KUALA LUMPUR, Nov 26 – A new drift modelling is in progress as to widen the search area which wreckage from the missing MH370 may possibly come ashore, according to Australia’s search coordinator, Peter Foley.
An updated drift model seeking for a much wider search area is in progress after initial analysis suggested that the first debris from the plane could come ashore on Indonesia’s Western Sumatra after about 123 days. Foley also said that although the research centre receives reports at least once a week of debris come ashore the Australian coastline; however, none has been identified as coming from the missing airliner.
Meanwhile, Australian Transport Safety Bureau (ATSB) denied suggestions that there was disagreement on where to search, between the five groups that make up the international team – America’s Boeing Co, France’s Thales, US investigator the National Transportation Safety Board and the Australian Defence Science and Technology Organisation.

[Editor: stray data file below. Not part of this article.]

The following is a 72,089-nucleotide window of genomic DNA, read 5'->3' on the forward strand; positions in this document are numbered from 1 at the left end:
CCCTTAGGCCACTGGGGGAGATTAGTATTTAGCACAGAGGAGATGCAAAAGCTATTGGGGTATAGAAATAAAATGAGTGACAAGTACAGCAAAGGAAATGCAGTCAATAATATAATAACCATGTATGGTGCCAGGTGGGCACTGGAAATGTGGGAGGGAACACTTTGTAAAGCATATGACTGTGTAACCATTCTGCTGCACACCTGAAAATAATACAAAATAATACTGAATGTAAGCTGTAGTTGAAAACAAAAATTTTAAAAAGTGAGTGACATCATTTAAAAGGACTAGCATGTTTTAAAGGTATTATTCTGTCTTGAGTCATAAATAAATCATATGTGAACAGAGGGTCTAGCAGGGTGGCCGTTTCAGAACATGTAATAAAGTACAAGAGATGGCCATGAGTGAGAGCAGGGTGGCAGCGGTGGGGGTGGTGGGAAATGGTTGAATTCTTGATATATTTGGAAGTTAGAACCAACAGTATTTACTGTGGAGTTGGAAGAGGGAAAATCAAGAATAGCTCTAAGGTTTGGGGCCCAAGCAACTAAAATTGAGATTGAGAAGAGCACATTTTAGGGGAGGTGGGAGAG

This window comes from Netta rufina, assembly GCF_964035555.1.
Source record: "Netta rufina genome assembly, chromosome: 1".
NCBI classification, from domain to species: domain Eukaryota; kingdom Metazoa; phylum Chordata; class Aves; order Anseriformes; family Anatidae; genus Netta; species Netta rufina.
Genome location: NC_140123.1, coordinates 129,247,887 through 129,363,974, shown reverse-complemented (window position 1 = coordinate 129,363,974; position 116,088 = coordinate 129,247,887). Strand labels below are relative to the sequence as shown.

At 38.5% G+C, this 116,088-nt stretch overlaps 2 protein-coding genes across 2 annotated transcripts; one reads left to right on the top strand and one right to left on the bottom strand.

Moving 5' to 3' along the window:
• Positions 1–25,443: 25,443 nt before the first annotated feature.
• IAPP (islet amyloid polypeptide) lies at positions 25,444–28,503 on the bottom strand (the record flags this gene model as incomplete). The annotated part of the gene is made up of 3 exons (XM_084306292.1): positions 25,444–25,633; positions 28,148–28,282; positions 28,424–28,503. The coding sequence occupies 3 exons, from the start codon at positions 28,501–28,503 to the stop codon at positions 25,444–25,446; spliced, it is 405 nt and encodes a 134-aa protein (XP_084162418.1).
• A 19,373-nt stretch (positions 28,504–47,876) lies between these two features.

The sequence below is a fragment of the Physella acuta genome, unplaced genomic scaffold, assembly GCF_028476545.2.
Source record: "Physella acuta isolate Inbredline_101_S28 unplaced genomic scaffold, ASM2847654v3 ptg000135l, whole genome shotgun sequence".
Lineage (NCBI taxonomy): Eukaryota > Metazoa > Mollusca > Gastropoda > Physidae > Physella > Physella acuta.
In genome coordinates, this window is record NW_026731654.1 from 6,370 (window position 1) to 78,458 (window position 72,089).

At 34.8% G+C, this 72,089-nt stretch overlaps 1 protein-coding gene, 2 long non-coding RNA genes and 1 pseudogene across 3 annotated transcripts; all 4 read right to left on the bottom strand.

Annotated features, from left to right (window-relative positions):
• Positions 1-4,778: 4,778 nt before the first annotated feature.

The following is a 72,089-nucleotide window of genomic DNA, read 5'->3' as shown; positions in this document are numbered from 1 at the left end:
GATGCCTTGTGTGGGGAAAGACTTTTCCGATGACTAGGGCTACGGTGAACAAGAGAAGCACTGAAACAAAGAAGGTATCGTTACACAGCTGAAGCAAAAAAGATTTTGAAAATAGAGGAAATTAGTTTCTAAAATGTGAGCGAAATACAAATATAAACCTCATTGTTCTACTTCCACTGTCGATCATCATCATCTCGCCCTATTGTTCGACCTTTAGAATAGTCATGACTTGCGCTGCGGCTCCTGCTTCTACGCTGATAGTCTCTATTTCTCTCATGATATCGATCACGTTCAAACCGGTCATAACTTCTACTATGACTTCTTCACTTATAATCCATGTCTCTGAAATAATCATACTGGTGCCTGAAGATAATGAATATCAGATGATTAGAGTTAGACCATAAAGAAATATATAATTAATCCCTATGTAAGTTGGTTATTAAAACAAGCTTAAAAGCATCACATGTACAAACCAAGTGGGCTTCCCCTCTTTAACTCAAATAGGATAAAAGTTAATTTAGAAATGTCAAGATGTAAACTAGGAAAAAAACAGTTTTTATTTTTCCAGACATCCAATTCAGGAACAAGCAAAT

Last month, a new report resurfaced, specifying two high-priority areas farther to the south, after the teams has initially agreed upon the likelihood of an area about 600km long by 90km wide west of Perth. However, according to ATSB, all five groups agree that MH370’s final resting place is near the “7th arc” – a curve that stretches from about 1,000km off Exmouth, Western Australia, to a point about 2,000km southwest of Perth,
To date, more than 6,900-sq km of sea floor has been searched. Recently, Emirate President and CEO of Emirates, Sir Timothy Charles Clark boldly said in an interview with aviation journalist Andreas Spaeth and published on the Sydney Morning Herald that the disappearance will go down in history and emerge as one of the greatest aviation mysteries. The Beijing-bound aircraft mysteriously vanished over the Indian Ocean on March 8 with 239 passengers on board.